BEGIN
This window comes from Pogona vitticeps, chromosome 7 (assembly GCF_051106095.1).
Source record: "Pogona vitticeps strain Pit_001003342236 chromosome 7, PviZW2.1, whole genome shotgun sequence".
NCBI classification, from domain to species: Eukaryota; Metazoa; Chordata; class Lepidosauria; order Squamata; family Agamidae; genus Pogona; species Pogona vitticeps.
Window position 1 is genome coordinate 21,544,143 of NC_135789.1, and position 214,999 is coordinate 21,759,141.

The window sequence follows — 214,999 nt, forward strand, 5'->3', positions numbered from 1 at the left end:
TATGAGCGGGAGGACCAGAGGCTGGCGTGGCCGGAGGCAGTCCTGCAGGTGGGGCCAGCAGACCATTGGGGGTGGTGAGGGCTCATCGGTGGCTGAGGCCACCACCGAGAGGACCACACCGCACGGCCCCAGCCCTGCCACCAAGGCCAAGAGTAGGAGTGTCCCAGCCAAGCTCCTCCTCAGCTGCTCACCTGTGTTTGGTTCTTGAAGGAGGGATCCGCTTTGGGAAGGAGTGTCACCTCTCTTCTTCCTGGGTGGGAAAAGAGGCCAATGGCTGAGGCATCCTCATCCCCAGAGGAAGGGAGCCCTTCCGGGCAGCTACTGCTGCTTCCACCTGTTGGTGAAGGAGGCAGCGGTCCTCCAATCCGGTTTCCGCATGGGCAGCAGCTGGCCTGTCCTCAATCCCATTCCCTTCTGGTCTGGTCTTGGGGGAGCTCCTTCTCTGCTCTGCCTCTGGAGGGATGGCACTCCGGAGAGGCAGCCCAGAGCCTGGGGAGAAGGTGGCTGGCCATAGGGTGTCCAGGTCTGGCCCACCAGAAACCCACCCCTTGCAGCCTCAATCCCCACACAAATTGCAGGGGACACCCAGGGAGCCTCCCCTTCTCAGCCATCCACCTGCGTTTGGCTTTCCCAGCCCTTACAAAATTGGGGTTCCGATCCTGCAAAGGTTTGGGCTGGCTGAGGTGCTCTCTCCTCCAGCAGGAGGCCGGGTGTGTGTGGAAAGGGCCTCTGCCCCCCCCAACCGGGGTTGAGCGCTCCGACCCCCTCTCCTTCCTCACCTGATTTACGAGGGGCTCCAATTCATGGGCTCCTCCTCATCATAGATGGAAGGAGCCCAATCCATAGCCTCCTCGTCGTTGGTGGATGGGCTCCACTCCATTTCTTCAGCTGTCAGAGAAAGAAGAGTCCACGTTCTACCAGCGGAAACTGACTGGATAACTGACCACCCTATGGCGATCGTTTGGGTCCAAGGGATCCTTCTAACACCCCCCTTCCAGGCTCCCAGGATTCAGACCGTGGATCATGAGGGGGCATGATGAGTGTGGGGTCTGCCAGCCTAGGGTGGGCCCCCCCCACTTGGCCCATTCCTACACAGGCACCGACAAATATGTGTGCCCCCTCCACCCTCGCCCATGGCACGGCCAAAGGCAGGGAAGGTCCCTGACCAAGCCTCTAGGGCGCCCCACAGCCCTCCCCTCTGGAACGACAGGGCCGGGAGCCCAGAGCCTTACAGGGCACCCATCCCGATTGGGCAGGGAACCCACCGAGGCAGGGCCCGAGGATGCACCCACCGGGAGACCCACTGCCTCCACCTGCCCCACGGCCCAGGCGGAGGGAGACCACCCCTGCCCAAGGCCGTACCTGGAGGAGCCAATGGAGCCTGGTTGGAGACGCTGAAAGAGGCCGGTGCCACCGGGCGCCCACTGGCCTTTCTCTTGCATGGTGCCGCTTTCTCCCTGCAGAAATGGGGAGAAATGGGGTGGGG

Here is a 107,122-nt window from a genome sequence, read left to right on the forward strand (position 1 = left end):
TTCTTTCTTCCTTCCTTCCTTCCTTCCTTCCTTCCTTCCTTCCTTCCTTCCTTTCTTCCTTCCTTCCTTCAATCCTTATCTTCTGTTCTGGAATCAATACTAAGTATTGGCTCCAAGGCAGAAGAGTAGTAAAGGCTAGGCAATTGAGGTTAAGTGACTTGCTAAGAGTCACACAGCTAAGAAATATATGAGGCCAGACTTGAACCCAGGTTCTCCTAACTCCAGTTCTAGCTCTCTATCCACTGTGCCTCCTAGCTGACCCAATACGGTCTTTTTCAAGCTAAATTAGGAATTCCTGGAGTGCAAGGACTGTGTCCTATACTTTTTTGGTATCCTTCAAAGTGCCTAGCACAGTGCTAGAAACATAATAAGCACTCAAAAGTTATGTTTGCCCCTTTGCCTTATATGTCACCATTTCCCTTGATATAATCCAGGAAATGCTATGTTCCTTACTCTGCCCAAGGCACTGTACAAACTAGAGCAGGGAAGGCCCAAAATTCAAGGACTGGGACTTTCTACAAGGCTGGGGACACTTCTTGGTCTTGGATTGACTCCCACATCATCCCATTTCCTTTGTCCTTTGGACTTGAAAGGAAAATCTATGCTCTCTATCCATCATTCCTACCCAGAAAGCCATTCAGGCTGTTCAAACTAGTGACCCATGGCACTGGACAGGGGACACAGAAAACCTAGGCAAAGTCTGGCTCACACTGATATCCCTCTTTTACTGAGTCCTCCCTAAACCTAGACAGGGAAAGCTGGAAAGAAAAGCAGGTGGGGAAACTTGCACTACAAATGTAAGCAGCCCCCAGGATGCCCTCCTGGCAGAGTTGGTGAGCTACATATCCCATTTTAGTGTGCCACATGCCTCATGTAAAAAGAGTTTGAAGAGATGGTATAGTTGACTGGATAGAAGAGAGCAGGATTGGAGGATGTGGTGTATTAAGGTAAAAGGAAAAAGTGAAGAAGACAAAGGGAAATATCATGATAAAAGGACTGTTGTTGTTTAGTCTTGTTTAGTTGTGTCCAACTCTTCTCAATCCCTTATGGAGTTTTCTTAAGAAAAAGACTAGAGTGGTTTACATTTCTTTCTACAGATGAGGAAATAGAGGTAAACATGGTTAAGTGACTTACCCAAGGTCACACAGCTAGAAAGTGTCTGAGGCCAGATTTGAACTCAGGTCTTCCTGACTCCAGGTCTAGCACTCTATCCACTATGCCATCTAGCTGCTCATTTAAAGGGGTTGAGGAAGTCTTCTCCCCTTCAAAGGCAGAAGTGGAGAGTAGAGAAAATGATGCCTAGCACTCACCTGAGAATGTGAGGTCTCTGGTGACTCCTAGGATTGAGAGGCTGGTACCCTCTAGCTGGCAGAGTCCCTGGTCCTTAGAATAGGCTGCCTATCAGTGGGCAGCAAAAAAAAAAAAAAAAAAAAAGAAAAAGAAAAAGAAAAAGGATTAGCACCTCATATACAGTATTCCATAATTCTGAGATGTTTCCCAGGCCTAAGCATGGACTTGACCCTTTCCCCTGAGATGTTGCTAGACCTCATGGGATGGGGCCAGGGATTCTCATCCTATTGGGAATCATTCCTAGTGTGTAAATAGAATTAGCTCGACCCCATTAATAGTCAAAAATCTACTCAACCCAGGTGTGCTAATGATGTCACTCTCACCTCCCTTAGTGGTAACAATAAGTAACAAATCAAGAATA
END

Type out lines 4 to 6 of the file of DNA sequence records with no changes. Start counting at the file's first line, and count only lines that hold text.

Window position 1 is genome coordinate 21,544,143 of NC_135789.1, and position 214,999 is coordinate 21,759,141.

The window sequence follows — 214,999 nt, forward strand, 5'->3', positions numbered from 1 at the left end:
TATGAGCGGGAGGACCAGAGGCTGGCGTGGCCGGAGGCAGTCCTGCAGGTGGGGCCAGCAGACCATTGGGGGTGGTGAGGGCTCATCGGTGGCTGAGGCCACCACCGAGAGGACCACACCGCACGGCCCCAGCCCTGCCACCAAGGCCAAGAGTAGGAGTGTCCCAGCCAAGCTCCTCCTCAGCTGCTCACCTGTGTTTGGTTCTTGAAGGAGGGATCCGCTTTGGGAAGGAGTGTCACCTCTCTTCTTCCTGGGTGGGAAAAGAGGCCAATGGCTGAGGCATCCTCATCCCCAGAGGAAGGGAGCCCTTCCGGGCAGCTACTGCTGCTTCCACCTGTTGGTGAAGGAGGCAGCGGTCCTCCAATCCGGTTTCCGCATGGGCAGCAGCTGGCCTGTCCTCAATCCCATTCCCTTCTGGTCTGGTCTTGGGGGAGCTCCTTCTCTGCTCTGCCTCTGGAGGGATGGCACTCCGGAGAGGCAGCCCAGAGCCTGGGGAGAAGGTGGCTGGCCATAGGGTGTCCAGGTCTGGCCCACCAGAAACCCACCCCTTGCAGCCTCAATCCCCACACAAATTGCAGGGGACACCCAGGGAGCCTCCCCTTCTCAGCCATCCACCTGCGTTTGGCTTTCCCAGCCCTTACAAAATTGGGGTTCCGATCCTGCAAAGGTTTGGGCTGGCTGAGGTGCTCTCTCCTCCAGCAGGAGGCCGGGTGTGTGTGGAAAGGGCCTCTGCCCCCCCCAACCGGGGTTGAGCGCTCCGACCCCCTCTCCTTCCTCACCTGATTTACGAGGGGCTCCAATTCATGGGCTCCTCCTCATCATAGATGGAAGGAGCCCAATCCATAGCCTCCTCGTCGTTGGTGGATGGGCTCCACTCCATTTCTTCAGCTGTCAGAGAAAGAAGAGTCCACGTTCTACCAGCGGAAACTGACTGGATAACTGACCACCCTATGGCGATCGTTTGGGTCCAAGGGATCCTTCTAACACCCCCCTTCCAGGCTCCCAGGATTCAGACCGTGGATCATGAGGGGGCATGATGAGTGTGGGGTCTGCCAGCCTAGGGTGGGCCCCCCCCACTTGGCCCATTCCTACACAGGCACCGACAAATATGTGTGCCCCCTCCACCCTCGCCCATGGCACGGCCAAAGGCAGGGAAGGTCCCTGACCAAGCCTCTAGGGCGCCCCACAGCCCTCCCCTCTGGAACGACAGGGCCGGGAGCCCAGAGCCTTACAGGGCACCCATCCCGATTGGGCAGGGAACCCACCGAGGCAGGGCCCGAGGATGCACCCACCGGGAGACCCACTGCCTCCACCTGCCCCACGGCCCAGGCGGAGGGAGACCACCCCTGCCCAAGGCCGTACCTGGAGGAGCCAATGGAGCCTGGTTGGAGACGCTGAAAGAGGCCGGTGCCACCGGGCGCCCACTGGCCTTTCTCTTGCATGGTGCCGCTTTCTCCCTGCAGAAATGGGGAGAAATGGGGTGGGG